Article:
THREE years and 10 months after the signing of the Global Political Agreement, and three years and five months into the life of the inclusive government, the most dominant force affecting Zimbabweans in their daily lives is fear; fear of physical harm, fear of material privation, fear of discrimination and fear of exclusion from community or national participation.
The irony of this situation is that, even those who are responsible for dispensing this fear on the whole nation, are themselves living in fear; fear of losing power and privileges, and fear of the future.
Therefore, the single most urgent task facing the nation, particularly those of us who are working for genuine change, is to help the people overcome this fear.
The national economy is still in decline. In spite of suggestions that the economy is growing, the reality on the ground is more families cannot put enough food on their tables, fewer children are going to school, and those few are learning less. As well fewer people can afford basic health and hygiene.
It is shameful that Zimbabweans are afflicted by cholera and typhoid, diseases that had long been eliminated in the country. More people are out of formal employment, while many more are in the informal trade.
Even the communal farmers, who for years were feeding the whole country and producing maize for export, now depend on food aid.
During the liberation struggle, our leaders, notably the late Joshua Nkomo, as leader of Zapu, the late Josiah Tongogara, as commander of Zanla, the late Herbert Chitepo, as national chairman of Zanu, and even Robert Mugabe, as president of Zanu, emphasised that the struggle was against an oppressive and discriminatory system. It bears recalling this lesson, because today we face a comparable situation.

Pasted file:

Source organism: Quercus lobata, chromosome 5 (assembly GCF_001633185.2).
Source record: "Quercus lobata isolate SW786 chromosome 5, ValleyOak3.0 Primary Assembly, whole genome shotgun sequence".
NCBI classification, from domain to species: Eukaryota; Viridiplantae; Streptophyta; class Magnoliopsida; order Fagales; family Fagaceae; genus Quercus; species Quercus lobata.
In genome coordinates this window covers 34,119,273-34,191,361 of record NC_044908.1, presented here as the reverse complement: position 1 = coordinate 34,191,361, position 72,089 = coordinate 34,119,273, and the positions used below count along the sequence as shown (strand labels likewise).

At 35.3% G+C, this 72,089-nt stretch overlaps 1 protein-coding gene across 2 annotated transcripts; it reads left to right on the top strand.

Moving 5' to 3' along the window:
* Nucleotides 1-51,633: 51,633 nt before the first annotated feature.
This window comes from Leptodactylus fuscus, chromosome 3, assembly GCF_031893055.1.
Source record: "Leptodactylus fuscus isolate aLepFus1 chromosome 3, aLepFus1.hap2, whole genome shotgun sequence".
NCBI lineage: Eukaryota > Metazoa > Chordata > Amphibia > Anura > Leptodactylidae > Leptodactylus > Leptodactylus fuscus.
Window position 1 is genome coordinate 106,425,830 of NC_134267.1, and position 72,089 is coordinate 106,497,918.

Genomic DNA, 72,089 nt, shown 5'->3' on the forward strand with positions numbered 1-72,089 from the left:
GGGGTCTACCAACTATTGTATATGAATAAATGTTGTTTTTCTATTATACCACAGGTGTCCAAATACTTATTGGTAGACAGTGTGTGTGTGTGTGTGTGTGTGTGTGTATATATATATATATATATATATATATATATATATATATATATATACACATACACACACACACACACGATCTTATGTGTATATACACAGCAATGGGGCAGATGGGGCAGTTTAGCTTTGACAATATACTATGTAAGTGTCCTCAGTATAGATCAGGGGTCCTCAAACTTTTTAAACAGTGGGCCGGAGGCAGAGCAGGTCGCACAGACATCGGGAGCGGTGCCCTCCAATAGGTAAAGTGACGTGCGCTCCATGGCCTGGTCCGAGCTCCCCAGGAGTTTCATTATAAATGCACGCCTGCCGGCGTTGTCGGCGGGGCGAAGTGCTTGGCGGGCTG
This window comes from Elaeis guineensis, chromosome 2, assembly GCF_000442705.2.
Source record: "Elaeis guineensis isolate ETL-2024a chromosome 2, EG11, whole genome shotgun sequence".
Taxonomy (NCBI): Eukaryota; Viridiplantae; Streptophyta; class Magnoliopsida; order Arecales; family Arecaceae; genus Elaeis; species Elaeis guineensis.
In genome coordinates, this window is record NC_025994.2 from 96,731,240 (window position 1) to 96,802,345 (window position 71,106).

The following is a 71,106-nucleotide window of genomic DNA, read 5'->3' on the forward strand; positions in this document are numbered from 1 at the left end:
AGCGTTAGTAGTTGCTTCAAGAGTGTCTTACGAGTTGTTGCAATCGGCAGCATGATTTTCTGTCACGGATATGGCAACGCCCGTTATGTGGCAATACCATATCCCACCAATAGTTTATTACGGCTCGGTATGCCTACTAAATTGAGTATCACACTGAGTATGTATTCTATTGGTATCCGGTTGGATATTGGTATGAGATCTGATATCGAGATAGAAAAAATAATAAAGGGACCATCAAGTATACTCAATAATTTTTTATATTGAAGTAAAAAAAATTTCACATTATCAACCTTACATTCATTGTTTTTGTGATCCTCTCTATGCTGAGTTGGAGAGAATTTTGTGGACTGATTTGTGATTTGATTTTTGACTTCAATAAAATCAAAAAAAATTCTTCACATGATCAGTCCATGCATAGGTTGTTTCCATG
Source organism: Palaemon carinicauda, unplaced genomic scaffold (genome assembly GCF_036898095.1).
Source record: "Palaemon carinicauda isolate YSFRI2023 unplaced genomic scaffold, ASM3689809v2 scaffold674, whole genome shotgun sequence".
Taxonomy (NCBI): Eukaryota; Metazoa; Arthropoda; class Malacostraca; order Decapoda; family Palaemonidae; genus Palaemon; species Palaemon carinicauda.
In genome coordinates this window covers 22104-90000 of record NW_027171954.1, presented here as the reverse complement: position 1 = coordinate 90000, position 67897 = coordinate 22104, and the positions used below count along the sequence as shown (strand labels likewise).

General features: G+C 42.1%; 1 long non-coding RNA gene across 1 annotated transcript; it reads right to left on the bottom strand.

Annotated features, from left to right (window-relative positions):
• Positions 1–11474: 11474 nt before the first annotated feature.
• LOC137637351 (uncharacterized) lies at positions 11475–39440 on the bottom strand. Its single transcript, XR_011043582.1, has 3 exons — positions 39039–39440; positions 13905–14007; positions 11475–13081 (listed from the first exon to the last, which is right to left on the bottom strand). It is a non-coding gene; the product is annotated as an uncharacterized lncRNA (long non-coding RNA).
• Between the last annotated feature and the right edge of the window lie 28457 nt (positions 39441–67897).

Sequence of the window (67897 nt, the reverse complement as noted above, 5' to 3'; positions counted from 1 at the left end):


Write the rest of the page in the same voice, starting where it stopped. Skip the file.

If it was wrong for the colonial system to deny others their full rights, and it was right for such a system to be overthrown, is it any different now?
While others strive to keep or take power, we seek to exercise influence. Some seek to dominate others, we seek to participate and cooperate with others. Some seek personal benefits and privileges, we seek to serve and share with others.
Some use, even abuse others, especially women and the youth to entrench their positions and status. We seek community and equity with others. While some fear the future and find comfort and refuge in the past, we seek to secure the present and shape or create the future for all, without discrimination.
We are not motivated by negatives. We are not against Zanu PF. We are not against the MDCs. We are for the people.
We do not promise to do this, or give that to the people. Instead, we promise to facilitate and enable the people to do things for themselves, for their families, for their businesses, for their communities, and indeed, for their country.
We promise that we will remove the impediments that inhibit the people of Zimbabwe from doing things for themselves.
Dr Simba Makoni,